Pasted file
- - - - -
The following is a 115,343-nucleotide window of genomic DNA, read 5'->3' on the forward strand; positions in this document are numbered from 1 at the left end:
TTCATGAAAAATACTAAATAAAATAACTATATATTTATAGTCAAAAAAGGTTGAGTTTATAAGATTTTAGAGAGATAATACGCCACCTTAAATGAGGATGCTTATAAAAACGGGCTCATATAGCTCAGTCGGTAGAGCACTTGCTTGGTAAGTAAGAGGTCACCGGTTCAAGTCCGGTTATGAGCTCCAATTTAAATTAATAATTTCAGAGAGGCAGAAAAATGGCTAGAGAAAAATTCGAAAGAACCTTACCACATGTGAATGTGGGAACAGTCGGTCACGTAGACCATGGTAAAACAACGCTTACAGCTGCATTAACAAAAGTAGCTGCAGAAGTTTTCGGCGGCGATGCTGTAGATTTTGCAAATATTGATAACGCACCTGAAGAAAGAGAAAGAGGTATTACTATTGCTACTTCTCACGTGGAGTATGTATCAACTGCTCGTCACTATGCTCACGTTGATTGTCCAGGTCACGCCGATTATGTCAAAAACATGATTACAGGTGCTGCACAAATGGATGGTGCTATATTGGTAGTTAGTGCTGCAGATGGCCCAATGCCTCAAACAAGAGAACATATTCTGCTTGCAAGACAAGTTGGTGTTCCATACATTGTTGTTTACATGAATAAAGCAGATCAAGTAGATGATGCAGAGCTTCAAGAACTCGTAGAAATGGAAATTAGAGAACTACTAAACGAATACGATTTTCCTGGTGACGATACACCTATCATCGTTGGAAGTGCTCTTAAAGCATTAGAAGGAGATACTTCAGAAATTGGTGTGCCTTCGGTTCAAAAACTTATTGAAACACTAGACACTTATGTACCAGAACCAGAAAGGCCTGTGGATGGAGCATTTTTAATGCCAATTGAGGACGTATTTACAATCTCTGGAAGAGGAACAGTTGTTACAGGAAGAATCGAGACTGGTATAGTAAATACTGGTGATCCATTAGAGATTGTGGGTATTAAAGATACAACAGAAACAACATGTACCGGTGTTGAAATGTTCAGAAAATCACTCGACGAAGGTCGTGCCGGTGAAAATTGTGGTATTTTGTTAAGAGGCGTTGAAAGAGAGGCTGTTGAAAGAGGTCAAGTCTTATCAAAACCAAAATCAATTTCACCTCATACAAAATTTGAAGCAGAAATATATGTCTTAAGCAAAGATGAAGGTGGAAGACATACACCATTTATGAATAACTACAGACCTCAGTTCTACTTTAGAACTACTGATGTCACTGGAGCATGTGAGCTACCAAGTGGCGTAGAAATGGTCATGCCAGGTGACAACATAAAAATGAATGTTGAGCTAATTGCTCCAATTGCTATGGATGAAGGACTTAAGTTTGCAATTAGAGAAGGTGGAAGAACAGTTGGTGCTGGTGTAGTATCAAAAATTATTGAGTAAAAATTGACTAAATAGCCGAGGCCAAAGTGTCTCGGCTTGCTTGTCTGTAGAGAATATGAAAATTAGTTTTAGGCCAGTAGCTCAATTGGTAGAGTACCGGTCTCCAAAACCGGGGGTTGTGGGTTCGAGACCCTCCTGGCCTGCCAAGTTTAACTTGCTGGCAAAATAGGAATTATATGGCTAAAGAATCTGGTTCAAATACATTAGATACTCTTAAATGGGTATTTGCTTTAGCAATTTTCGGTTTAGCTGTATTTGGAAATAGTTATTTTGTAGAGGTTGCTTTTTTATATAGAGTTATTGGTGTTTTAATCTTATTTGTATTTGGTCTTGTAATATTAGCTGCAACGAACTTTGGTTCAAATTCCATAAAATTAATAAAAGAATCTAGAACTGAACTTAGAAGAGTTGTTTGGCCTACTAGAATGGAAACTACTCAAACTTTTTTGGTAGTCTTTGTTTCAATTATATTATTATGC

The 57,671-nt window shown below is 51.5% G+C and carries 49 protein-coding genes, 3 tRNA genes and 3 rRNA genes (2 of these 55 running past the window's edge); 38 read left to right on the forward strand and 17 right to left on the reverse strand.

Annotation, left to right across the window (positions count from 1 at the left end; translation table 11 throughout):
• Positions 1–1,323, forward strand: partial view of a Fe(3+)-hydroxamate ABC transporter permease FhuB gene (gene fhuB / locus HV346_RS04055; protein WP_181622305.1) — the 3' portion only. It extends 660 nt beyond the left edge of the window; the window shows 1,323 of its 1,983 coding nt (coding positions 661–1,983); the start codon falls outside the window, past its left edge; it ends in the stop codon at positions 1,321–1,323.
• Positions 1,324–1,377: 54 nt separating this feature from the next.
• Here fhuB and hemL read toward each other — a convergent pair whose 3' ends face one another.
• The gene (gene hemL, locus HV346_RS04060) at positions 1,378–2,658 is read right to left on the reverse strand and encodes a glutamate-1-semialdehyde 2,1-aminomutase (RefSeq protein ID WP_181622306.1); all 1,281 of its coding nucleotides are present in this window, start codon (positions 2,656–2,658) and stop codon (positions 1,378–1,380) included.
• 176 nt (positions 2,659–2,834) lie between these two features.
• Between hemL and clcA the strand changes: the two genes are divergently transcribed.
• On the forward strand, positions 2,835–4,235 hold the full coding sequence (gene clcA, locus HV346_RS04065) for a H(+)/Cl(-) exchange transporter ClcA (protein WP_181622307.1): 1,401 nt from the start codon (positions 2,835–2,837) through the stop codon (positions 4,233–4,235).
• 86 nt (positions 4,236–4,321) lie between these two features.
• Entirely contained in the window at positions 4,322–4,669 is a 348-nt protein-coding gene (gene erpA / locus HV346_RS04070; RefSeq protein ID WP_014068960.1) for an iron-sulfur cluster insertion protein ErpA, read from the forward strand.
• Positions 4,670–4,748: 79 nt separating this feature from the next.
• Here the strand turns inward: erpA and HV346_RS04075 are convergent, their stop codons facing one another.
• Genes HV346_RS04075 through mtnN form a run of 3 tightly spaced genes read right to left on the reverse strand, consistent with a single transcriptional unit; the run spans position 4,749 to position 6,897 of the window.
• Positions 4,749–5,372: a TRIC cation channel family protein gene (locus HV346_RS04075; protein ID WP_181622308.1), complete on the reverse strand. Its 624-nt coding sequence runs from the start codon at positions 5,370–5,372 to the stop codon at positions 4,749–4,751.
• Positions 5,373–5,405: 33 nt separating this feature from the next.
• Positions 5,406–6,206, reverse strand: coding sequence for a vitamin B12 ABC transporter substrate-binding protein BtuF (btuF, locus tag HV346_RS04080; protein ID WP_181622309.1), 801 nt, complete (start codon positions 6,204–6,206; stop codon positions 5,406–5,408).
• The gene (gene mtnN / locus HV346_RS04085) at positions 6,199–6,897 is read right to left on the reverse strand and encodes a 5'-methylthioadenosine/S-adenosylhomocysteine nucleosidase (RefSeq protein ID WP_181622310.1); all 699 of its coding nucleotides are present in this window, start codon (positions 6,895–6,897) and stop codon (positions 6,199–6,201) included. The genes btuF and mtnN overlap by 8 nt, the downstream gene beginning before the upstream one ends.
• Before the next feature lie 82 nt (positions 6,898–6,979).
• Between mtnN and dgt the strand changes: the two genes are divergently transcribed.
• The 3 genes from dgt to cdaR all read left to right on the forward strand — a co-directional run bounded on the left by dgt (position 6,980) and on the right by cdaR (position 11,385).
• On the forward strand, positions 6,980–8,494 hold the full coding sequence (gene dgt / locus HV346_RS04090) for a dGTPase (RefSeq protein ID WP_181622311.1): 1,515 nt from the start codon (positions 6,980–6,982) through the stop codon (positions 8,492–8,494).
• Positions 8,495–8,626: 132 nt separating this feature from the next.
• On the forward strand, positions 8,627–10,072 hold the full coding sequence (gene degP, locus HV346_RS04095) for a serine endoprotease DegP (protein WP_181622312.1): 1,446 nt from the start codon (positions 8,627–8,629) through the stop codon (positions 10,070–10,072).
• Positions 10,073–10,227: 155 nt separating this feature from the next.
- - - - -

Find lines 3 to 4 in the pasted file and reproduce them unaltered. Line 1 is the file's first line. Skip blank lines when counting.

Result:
The 57,671-nt window shown below is 51.5% G+C and carries 49 protein-coding genes, 3 tRNA genes and 3 rRNA genes (2 of these 55 running past the window's edge); 38 read left to right on the forward strand and 17 right to left on the reverse strand.

Annotation, left to right across the window (positions count from 1 at the left end; translation table 11 throughout):